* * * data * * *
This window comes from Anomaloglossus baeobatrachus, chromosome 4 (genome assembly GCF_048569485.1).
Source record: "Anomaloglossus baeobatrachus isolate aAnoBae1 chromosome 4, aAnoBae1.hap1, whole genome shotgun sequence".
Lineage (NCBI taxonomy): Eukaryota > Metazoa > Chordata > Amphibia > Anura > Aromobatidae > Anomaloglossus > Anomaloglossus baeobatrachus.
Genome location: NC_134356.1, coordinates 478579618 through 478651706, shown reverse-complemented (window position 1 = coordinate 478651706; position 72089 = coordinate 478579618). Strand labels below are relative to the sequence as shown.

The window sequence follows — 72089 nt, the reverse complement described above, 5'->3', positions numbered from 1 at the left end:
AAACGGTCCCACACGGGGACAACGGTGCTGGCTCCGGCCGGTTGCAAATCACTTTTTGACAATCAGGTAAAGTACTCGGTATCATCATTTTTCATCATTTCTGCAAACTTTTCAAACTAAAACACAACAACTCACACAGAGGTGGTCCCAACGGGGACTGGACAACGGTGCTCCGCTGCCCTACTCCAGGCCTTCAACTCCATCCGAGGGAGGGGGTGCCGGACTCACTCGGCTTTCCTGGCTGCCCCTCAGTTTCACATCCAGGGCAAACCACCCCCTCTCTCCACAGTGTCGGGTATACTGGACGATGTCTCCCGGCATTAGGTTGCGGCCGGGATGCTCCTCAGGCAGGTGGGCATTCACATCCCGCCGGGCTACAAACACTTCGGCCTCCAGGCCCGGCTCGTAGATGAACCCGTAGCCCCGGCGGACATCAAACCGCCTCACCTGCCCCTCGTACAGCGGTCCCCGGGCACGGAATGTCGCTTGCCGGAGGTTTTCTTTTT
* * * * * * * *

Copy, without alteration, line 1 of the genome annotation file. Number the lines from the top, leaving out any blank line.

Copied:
This window comes from Anomaloglossus baeobatrachus, chromosome 4 (genome assembly GCF_048569485.1).